However, for Sprint, that still leaves lingering 3GPP2 (CDMA2000). Is it provided by a second modem, meaning a third chipset? Could it be a reappearance of the notorious VIA Telecom CDMA2000 modem? S4GRU sincerely hopes not. Or maybe Qualcomm is still on board, not in the processor, but in its aforementioned Snapdragon X7 LTE (MDM9635) category 6 LTE standalone 3GPP/3GPP2 baseband, which supports the same 2x 20 MHz FDD/TDD carrier aggregation. Time will tell.

Well, that is a wrap for this set. If you are young and restless with the Samsung Galaxy S6s and HTC One M9, will you wonder what went wrong? Or will the summer of 6&9 be the best days of your mobile life?

Discuss in the comments.



Sources: FCC, Bryan Adams




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shannonbrian
Mar 05 2015 12:57 PM
You know your getting older when u can sing this song word for word.

According to the RDFs, its the MDM9635 modem, but the CPU is listed as ISTOR...

 

Open in Internet Explorer...

http://device.sprint...-SPRINT/OC1.rdf

http://device.sprint...-SPRINT/OC1.rdf

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themuffinman
Mar 05 2015 01:41 PM
Awesome article as always, I kinda figured the m9 would be better than the m8 and I also had doubts about samsung because of the change in materials. With that said, I will be getting one of each regardless but I really hope the s6 edge proves to be a better performer in real world use.
Thanks for a great article, as always. I think personally, I am going to wait and see what the LG G4 will look like before I decide which of this year's flagships I might get. While I like the new look of the S6, the lack of expandable storage and the indications of possibly so-so reception are significant disadvantages.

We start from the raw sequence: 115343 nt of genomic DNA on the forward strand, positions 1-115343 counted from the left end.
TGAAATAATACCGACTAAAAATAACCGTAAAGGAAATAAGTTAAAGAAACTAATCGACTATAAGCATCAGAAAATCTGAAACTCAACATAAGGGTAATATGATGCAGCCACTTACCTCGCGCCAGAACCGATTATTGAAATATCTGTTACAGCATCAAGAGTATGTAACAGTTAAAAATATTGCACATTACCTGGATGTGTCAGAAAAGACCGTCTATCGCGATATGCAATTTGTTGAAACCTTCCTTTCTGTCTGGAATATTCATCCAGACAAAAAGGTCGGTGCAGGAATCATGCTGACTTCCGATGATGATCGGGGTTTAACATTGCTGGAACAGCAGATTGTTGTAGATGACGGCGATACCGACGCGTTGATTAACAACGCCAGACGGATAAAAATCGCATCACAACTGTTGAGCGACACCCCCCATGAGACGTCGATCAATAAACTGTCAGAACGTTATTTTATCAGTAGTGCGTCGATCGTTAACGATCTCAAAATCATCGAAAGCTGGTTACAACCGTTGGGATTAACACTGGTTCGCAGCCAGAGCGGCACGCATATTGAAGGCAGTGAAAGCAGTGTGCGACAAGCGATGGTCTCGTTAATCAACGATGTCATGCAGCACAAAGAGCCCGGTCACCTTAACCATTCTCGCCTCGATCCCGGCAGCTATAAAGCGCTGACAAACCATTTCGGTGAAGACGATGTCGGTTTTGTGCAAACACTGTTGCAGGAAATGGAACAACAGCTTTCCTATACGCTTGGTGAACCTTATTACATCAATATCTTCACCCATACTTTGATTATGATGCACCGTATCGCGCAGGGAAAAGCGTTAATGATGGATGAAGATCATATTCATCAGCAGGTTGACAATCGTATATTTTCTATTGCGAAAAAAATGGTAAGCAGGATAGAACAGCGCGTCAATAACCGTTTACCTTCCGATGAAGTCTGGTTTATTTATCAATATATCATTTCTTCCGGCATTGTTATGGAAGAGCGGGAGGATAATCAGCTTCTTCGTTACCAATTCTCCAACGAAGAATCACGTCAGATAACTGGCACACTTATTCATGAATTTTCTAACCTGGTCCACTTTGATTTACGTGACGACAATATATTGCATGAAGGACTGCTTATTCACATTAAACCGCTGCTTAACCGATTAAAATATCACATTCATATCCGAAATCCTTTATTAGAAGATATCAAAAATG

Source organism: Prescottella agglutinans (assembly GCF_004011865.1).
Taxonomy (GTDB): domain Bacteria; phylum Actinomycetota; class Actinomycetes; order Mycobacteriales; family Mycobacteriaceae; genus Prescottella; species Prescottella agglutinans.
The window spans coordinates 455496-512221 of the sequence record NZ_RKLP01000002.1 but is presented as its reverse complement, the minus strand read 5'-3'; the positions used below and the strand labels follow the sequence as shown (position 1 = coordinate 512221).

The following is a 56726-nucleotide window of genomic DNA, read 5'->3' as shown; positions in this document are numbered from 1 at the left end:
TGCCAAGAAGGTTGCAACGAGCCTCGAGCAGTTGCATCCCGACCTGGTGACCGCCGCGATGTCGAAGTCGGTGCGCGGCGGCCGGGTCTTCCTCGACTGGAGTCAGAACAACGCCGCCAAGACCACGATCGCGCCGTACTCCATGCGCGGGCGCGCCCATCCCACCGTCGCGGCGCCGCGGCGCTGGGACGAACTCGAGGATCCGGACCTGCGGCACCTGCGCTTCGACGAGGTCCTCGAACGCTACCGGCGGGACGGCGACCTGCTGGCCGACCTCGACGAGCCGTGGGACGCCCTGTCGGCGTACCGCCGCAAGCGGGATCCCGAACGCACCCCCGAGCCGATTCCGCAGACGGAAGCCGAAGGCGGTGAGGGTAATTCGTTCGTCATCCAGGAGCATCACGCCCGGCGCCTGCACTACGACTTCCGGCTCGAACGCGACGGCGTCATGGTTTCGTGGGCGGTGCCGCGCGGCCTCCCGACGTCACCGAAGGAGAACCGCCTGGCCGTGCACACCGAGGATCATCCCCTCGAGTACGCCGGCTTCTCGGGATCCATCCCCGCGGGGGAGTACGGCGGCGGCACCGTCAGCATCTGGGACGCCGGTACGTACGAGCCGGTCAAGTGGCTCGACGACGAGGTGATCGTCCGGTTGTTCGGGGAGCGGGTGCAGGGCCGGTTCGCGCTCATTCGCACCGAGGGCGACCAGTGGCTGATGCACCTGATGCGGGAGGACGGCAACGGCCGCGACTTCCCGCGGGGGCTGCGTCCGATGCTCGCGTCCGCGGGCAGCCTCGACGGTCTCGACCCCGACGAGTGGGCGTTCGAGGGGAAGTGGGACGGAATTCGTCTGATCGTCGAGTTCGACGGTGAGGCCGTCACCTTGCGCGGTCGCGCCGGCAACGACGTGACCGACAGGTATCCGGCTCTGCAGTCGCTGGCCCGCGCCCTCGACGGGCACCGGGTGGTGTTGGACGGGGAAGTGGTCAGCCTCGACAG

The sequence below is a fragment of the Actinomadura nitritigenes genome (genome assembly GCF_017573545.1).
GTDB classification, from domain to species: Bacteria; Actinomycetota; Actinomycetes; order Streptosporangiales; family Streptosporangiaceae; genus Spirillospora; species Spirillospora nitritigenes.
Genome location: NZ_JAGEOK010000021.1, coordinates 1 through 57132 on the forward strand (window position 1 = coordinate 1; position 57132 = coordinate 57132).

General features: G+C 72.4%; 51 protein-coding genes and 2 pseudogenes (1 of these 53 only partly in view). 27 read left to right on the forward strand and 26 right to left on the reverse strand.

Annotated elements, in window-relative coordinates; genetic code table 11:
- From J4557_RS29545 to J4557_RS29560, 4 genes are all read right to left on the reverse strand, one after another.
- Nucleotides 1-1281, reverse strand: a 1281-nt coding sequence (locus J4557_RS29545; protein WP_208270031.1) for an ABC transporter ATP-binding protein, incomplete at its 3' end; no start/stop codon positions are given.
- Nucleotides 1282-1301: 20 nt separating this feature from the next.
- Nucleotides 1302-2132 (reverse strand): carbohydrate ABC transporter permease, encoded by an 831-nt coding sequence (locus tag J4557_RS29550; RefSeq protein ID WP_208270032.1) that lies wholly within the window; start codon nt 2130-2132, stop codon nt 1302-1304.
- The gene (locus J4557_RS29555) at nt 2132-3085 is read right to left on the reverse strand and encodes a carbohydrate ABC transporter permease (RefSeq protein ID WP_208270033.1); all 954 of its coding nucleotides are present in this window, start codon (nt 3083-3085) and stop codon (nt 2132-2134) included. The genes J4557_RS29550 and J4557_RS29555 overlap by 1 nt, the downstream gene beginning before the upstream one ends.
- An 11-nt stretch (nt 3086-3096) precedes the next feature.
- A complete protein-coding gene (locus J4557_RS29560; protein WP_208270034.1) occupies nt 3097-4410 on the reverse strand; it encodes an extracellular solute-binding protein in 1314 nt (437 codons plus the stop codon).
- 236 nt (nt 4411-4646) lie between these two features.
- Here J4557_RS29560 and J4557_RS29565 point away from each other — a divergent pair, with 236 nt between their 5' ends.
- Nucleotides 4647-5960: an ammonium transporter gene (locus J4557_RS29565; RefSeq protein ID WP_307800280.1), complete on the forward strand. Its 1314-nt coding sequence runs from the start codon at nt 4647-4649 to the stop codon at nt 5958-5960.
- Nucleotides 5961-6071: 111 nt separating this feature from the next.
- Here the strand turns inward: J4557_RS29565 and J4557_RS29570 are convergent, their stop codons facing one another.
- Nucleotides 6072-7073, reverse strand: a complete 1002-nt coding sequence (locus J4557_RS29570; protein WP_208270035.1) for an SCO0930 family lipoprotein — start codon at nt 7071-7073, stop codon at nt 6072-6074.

You know your getting older when u can sing this song word for word.

 

You know you're getting way older when you can't.

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The_Chemist
Mar 05 2015 05:37 PM

You know your getting older when u can sing this song word for word.

 

 

I have it on vinyl!

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WiWavelength
Mar 05 2015 06:53 PM

You know your getting older when u can sing this song word for word.

 

 

I have it on vinyl!

 

On vinyl, eh?  Was that on vinyl LP?  Or was it on 8-track left sitting on the vinyl seats of your T-top Camaro -- while you went inside the salon to get a trim and perm for your mullet?

 

;)

 

AJ

Back on topic guys.

Great summary as always AJ on 2 of the flagship phones for 2015.  As for me, I am going to wait until the LG G4 comes out and hopefully it provides some better numbers/features than the S6 and M9.  

On vinyl, eh?  Was that on vinyl LP?  Or was it on 8-track left sitting on the vinyl seats of your T-top Camaro -- while you went inside the salon to get a trim and perm for your mullet?

 

;)

 

AJ

 

59932702.jpg

Why aren't there any clear cut phone winners? I'm in the market now for a new phone, but all of my options suck!

1) Strong RF.

2) CCA\RRPP bands

3) Waterproof

4) Wireless charging through a Seidio, Otter, whatever heavy duty case

5) SD card support

6) Removable battery

I think that's my wish list in order.

Why aren't there any clear cut phone winners? I'm in the market now for a new phone, but all of my options suck!

1) Strong RF.

2) CCA\RRPP bands

3) Waterproof

4) Wireless charging through a Seidio, Otter, whatever heavy duty case

5) SD card support

6) Removable battery

I think that's my wish list in order.

 

Same boat as me.......

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newgroundsguru
Mar 06 2015 09:56 AM

So what i get from this is that the M9 has a much better RF then the M7 and a bit better then both the samsung phones?

59932702.jpg

 

camaro.jpg

"Could it be a reappearance of the notorious VIA Telecom CDMA2000 modem?"

please-no-more.gif

It might be MediaTek in the VZW/Sprint S6s instead of either VIA or Qualcomm; see the bottom of this AnandTech piece:

 

http://www.anandtech...eady-in-silicon